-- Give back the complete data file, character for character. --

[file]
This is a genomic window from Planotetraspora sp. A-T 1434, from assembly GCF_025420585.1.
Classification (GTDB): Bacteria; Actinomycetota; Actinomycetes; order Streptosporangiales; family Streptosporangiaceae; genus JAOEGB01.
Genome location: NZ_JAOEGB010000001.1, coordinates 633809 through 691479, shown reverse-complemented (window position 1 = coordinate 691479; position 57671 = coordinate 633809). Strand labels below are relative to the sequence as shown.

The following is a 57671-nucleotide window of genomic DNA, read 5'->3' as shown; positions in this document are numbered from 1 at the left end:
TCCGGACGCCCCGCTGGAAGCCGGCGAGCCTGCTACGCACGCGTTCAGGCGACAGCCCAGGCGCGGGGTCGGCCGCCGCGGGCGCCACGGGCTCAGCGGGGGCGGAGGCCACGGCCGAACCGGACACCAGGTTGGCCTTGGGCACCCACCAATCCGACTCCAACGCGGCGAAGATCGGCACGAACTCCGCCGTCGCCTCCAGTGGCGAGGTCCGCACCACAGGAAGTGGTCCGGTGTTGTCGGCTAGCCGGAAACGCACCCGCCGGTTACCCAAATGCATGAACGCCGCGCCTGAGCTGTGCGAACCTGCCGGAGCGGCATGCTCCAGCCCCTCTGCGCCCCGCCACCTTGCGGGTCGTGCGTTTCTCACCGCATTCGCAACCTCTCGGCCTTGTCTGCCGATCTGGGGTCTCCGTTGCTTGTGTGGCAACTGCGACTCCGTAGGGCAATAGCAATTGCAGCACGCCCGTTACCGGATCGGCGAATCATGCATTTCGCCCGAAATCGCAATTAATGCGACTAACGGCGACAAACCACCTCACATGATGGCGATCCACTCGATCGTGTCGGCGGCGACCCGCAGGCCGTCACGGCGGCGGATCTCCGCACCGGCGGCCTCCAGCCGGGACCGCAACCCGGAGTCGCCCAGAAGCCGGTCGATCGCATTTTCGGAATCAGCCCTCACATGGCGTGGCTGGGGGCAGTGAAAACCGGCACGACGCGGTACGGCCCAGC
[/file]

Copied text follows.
This is a genomic window from Planotetraspora sp. A-T 1434, from assembly GCF_025420585.1.
Classification (GTDB): Bacteria; Actinomycetota; Actinomycetes; order Streptosporangiales; family Streptosporangiaceae; genus JAOEGB01.
Genome location: NZ_JAOEGB010000001.1, coordinates 633809 through 691479, shown reverse-complemented (window position 1 = coordinate 691479; position 57671 = coordinate 633809). Strand labels below are relative to the sequence as shown.

The following is a 57671-nucleotide window of genomic DNA, read 5'->3' as shown; positions in this document are numbered from 1 at the left end:
TCCGGACGCCCCGCTGGAAGCCGGCGAGCCTGCTACGCACGCGTTCAGGCGACAGCCCAGGCGCGGGGTCGGCCGCCGCGGGCGCCACGGGCTCAGCGGGGGCGGAGGCCACGGCCGAACCGGACACCAGGTTGGCCTTGGGCACCCACCAATCCGACTCCAACGCGGCGAAGATCGGCACGAACTCCGCCGTCGCCTCCAGTGGCGAGGTCCGCACCACAGGAAGTGGTCCGGTGTTGTCGGCTAGCCGGAAACGCACCCGCCGGTTACCCAAATGCATGAACGCCGCGCCTGAGCTGTGCGAACCTGCCGGAGCGGCATGCTCCAGCCCCTCTGCGCCCCGCCACCTTGCGGGTCGTGCGTTTCTCACCGCATTCGCAACCTCTCGGCCTTGTCTGCCGATCTGGGGTCTCCGTTGCTTGTGTGGCAACTGCGACTCCGTAGGGCAATAGCAATTGCAGCACGCCCGTTACCGGATCGGCGAATCATGCATTTCGCCCGAAATCGCAATTAATGCGACTAACGGCGACAAACCACCTCACATGATGGCGATCCACTCGATCGTGTCGGCGGCGACCCGCAGGCCGTCACGGCGGCGGATCTCCGCACCGGCGGCCTCCAGCCGGGACCGCAACCCGGAGTCGCCCAGAAGCCGGTCGATCGCATTTTCGGAATCAGCCCTCACATGGCGTGGCTGGGGGCAGTGAAAACCGGCACGACGCGGTACGGCCCAGC